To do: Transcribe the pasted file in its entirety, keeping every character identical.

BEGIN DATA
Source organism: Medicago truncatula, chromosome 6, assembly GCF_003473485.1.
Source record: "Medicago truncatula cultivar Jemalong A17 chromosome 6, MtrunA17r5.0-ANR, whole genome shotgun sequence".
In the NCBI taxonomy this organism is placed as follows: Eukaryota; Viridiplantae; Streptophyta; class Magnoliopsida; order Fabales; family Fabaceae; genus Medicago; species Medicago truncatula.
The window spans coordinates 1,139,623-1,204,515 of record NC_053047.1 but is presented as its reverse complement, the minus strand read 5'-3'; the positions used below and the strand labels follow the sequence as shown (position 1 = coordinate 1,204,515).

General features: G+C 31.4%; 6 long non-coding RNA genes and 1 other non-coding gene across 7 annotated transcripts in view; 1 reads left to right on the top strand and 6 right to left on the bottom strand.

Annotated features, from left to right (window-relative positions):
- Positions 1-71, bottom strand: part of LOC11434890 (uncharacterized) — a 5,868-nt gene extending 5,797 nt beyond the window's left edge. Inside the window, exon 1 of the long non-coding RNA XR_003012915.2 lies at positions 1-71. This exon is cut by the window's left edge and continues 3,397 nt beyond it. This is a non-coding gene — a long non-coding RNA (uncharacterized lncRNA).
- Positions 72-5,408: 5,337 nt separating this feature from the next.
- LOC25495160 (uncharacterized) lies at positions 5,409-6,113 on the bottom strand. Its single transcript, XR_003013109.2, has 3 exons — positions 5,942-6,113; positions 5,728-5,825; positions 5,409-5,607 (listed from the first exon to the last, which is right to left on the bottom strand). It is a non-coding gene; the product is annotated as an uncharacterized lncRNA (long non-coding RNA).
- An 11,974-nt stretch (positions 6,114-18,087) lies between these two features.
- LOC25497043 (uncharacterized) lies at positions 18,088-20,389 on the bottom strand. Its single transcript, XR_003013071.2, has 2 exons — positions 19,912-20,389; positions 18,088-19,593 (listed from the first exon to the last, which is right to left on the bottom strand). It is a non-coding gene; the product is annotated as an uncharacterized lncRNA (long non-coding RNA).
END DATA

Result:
Source organism: Medicago truncatula, chromosome 6, assembly GCF_003473485.1.
Source record: "Medicago truncatula cultivar Jemalong A17 chromosome 6, MtrunA17r5.0-ANR, whole genome shotgun sequence".
In the NCBI taxonomy this organism is placed as follows: Eukaryota; Viridiplantae; Streptophyta; class Magnoliopsida; order Fabales; family Fabaceae; genus Medicago; species Medicago truncatula.
The window spans coordinates 1,139,623-1,204,515 of record NC_053047.1 but is presented as its reverse complement, the minus strand read 5'-3'; the positions used below and the strand labels follow the sequence as shown (position 1 = coordinate 1,204,515).

General features: G+C 31.4%; 6 long non-coding RNA genes and 1 other non-coding gene across 7 annotated transcripts in view; 1 reads left to right on the top strand and 6 right to left on the bottom strand.

Annotated features, from left to right (window-relative positions):
- Positions 1-71, bottom strand: part of LOC11434890 (uncharacterized) — a 5,868-nt gene extending 5,797 nt beyond the window's left edge. Inside the window, exon 1 of the long non-coding RNA XR_003012915.2 lies at positions 1-71. This exon is cut by the window's left edge and continues 3,397 nt beyond it. This is a non-coding gene — a long non-coding RNA (uncharacterized lncRNA).
- Positions 72-5,408: 5,337 nt separating this feature from the next.
- LOC25495160 (uncharacterized) lies at positions 5,409-6,113 on the bottom strand. Its single transcript, XR_003013109.2, has 3 exons — positions 5,942-6,113; positions 5,728-5,825; positions 5,409-5,607 (listed from the first exon to the last, which is right to left on the bottom strand). It is a non-coding gene; the product is annotated as an uncharacterized lncRNA (long non-coding RNA).
- An 11,974-nt stretch (positions 6,114-18,087) lies between these two features.
- LOC25497043 (uncharacterized) lies at positions 18,088-20,389 on the bottom strand. Its single transcript, XR_003013071.2, has 2 exons — positions 19,912-20,389; positions 18,088-19,593 (listed from the first exon to the last, which is right to left on the bottom strand). It is a non-coding gene; the product is annotated as an uncharacterized lncRNA (long non-coding RNA).